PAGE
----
A Long Island high school principal is taking her fight against Common Core standards to a new level.
After seeing thousands of students sit out New York’s statewide English assessments last week, school districts are beginning three days of math testing.
Amid the controversy over Common Core-aligned tests for public school students, one thing is clear: the opt-out movement is growing.
As thousands of public school students prepare to take standardized tests Tuesday, many parents have decided to have their children “opt out” of the exams.
Mahopac Superintendent of Schools Brian Monahan said he’s walking a fine line between following the state’s rules and respecting the concerns of parents.
Meanwhile, some superintendents have warned that if too many students opt out, districts will lose state funding.
The New Jersey Education Department says it will do a review to make sure that students’ privacy is not compromised by Pearson, the standardized testing firm monitoring social media.
A spokesperson for the testing company, Pearson, confirmed to The Washington Post that it will alert states when it finds test questions being posted publicly to the Internet, saying security maintains fairness for students as well as the integrity of the results.
Outraged parents around New York state voiced their discontent with the state’s Common Core standardized testing program Tuesday.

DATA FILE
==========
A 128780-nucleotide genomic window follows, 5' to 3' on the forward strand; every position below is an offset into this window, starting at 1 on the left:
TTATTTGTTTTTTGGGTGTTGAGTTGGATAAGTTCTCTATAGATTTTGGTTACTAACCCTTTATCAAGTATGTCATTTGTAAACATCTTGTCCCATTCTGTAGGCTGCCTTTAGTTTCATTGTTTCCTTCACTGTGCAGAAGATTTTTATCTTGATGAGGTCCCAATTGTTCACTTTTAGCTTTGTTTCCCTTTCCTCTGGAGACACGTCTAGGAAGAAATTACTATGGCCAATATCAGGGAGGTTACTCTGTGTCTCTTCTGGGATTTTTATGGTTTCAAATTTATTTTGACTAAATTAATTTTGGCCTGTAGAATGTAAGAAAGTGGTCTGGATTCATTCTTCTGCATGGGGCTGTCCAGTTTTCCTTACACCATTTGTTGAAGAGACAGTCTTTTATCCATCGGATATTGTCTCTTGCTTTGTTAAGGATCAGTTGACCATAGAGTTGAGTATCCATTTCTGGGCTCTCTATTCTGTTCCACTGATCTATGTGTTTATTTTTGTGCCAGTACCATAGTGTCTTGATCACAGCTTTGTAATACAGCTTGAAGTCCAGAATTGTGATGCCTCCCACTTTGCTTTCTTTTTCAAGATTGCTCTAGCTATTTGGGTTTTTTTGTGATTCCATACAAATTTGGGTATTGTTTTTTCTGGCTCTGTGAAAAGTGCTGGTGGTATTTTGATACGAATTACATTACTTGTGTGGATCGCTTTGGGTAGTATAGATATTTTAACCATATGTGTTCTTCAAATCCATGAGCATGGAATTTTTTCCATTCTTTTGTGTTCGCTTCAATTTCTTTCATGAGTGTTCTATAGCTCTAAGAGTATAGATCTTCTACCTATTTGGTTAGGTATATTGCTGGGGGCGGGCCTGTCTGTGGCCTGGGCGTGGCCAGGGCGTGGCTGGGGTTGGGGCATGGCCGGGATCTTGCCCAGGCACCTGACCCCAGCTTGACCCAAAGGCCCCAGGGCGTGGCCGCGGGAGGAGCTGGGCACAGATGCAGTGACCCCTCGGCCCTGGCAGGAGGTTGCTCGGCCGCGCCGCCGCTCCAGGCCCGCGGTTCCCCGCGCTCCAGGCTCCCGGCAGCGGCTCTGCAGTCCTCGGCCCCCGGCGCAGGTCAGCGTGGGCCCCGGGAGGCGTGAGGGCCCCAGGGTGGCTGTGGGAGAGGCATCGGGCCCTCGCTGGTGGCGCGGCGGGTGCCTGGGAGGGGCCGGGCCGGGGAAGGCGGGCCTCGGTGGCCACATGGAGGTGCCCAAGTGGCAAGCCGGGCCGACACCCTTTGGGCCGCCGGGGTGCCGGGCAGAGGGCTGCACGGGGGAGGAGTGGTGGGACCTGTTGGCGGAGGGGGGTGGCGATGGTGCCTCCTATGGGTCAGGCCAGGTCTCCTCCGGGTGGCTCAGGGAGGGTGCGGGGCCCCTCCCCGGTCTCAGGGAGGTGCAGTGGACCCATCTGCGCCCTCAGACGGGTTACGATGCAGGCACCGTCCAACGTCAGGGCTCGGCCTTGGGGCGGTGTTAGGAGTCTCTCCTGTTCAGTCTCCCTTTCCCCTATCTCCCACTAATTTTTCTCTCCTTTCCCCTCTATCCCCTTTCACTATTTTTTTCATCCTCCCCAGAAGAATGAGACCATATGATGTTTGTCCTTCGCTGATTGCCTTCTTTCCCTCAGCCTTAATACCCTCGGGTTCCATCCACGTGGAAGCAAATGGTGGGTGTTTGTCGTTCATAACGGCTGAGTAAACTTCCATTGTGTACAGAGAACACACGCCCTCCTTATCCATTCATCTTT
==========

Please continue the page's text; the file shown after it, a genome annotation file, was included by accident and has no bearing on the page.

New York’s largest teachers union accused Cuomo of reneging on an agreement that he announced in June.
Nine out of 10 New York City school teachers were rated effective or highly effective in the first year of state-mandated evaluations.
While many in education and STEM fields embrace the new Common Core standards, many strongly oppose them. Some hold the belief that the Common Core will lead to a national curriculum, others believe the standards are weaker than what states have already implemented.
American students are falling behind students in other countries on international assessments of math and science. Statistics such as these are driving the call for education reforms to strengthen science, technology, engineering and math (STEM) education in the country’s schools.
Nearly a decade ago U.S. Congress, warned that America will fall behind in the global economy if its education system doesn’t produce more workers with science, technology, engineering and math (STEM) skills.
Connecticut’s Education Commissioner is stepping down and Gov. Malloy has chosen Stefan Pryor as the new education commissioner.